107Results for "advertisement"
Princeton in the Newspapers
News about the College of New Jersey and its students—including their connections to the South—spread across the country through multiple forms of print media.
Strategies for Escape: A Study of Fugitive Slave Ads (1770-1819)
Runaway slaves from the Princeton area used sophisticated knowledge of the late-18th and early-19th century’s changing legal and political landscape when they planned their escapes, forcing slave-owners to acknowledge their resourcefulness and determination to liberate themselves.
Slavery at the President's House
At least five Princeton presidents who served between 1756 and 1822 owned enslaved people who lived, worked—and on one occasion were auctioned off—at the President’s House on campus. During this period, the President’s House was the center of slavery at Princeton.
"The Celebrated Alexander Dumas Watkins": Princeton's First Black Instructor
Alexander Dumas Watkins (1855-1903), a self-taught biologist, conducted significant scientific research alongside Princeton University professors from the 1880s until his death in 1903. Despite holding no formal academic position, Watkins worked in Princeton’s laboratories and taught courses as the University’s first black instructor—and the last until the 1950s.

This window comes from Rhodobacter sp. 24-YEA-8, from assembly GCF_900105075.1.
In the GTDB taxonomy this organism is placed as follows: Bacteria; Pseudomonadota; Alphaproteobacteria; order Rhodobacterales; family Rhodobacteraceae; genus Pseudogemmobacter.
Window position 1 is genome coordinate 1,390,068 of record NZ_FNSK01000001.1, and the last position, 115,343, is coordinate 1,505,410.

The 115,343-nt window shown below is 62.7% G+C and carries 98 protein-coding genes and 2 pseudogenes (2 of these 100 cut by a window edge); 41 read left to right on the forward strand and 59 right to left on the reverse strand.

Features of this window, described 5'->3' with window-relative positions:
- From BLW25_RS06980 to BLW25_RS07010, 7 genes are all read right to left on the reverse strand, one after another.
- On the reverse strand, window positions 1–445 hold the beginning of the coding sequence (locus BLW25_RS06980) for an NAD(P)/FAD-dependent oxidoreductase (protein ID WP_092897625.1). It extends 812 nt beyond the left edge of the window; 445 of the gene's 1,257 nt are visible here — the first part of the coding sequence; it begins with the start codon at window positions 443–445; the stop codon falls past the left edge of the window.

Princeton in the West Indies
Under the leadership of President Witherspoon, the College of New Jersey launched an ill-fated campaign to secure donations from slaveholding planter elites in the West Indies.
An ad to sell a slave placed by Samuel Stanhope Smith in 1784.
"Brandy ... 100 pipes Brandy"
1803 New York Evening Post ad detailing trustee Robert Lenox's goods from around the globe.
Advertisement for "A CARGO consisting of about One Hundred and Twenty Young and Healthy NEW NEGROES."
Runaway advertisement placed by trustee Robert Lenox for the return of his slave Abraham Sherrit.
"Negro Boy" to be sold by John Maclean Sr.
Newspaper ad placed by Professor John Maclean Sr. to sell a young enslaved man.
At Princeton, Titus Kaphar Reckons with the University’s History of Slavery
Kaphar’s sculpture Impressions of Liberty, which was commissioned by the Princeton University Art Museum, is “a monument to the memory of the enslaved.”